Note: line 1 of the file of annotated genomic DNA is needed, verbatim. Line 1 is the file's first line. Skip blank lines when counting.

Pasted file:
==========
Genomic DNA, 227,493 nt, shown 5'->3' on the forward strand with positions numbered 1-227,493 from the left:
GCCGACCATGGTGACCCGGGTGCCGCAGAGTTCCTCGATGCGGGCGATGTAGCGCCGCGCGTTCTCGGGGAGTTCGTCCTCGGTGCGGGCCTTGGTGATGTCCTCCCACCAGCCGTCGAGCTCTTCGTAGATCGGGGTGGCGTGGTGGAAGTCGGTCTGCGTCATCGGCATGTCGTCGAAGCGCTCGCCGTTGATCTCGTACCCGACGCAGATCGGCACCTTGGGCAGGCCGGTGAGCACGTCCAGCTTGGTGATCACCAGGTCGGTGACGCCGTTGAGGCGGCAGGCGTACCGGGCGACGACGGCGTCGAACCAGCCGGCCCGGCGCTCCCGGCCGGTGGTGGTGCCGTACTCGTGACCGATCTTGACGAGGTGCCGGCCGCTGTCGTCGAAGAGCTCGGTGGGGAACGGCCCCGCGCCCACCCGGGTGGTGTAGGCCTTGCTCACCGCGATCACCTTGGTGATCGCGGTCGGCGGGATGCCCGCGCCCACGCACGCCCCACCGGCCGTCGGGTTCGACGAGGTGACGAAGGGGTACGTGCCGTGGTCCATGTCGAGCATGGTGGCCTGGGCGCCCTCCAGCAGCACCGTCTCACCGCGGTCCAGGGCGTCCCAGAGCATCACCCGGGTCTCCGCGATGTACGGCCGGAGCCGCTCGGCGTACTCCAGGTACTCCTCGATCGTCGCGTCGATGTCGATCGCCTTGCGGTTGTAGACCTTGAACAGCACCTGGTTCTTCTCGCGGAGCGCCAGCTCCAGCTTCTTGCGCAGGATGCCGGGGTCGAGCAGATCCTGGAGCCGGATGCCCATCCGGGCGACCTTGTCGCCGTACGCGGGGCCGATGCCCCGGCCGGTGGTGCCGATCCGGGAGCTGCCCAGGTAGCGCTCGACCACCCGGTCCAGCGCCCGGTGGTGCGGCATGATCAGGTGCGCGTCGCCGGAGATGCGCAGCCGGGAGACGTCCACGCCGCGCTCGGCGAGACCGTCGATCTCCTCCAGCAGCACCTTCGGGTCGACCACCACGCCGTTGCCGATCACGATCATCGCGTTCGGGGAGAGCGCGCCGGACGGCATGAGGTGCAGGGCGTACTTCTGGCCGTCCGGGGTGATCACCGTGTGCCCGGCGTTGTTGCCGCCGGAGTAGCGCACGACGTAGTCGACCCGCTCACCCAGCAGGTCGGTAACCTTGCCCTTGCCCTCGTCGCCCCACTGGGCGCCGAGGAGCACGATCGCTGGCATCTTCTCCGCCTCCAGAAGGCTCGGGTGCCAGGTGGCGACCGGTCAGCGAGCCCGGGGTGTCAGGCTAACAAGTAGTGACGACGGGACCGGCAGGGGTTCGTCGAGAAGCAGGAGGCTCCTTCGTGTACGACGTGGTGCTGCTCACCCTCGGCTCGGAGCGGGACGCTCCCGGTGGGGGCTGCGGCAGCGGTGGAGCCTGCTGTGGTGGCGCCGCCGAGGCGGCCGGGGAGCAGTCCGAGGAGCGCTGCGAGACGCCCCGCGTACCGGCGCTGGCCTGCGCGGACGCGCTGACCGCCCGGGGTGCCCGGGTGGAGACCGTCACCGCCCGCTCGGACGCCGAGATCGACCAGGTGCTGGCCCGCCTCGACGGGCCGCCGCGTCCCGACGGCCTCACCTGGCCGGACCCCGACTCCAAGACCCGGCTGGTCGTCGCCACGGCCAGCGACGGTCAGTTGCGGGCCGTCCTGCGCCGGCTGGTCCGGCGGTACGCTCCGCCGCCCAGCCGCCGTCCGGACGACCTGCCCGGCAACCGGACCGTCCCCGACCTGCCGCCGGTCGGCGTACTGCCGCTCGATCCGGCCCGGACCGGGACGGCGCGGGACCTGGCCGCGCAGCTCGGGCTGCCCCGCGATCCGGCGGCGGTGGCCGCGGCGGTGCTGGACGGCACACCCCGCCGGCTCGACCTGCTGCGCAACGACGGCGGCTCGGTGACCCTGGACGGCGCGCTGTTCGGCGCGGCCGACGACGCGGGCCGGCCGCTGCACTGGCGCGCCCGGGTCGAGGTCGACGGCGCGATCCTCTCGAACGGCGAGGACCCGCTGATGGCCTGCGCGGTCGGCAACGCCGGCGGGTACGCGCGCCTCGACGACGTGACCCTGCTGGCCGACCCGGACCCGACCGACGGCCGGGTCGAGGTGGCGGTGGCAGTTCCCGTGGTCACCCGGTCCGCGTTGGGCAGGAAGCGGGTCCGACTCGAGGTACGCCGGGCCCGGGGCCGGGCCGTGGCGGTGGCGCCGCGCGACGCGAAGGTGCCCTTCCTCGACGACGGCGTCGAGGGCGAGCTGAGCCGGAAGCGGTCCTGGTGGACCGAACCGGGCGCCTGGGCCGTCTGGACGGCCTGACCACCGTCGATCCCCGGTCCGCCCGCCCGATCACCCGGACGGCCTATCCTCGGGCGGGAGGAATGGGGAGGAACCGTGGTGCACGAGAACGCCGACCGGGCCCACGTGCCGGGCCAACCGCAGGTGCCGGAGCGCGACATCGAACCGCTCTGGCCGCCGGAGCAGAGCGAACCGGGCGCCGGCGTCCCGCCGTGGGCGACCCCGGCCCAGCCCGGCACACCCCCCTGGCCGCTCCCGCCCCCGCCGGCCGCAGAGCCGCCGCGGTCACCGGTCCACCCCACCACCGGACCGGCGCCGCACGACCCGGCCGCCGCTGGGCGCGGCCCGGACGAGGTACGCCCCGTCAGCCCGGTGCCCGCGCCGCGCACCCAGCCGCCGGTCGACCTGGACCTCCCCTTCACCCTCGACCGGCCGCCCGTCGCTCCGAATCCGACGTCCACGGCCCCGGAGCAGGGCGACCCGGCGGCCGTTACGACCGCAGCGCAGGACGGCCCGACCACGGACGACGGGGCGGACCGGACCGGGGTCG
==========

Genomic DNA, 227,493 nt, shown 5'->3' on the forward strand with positions numbered 1-227,493 from the left: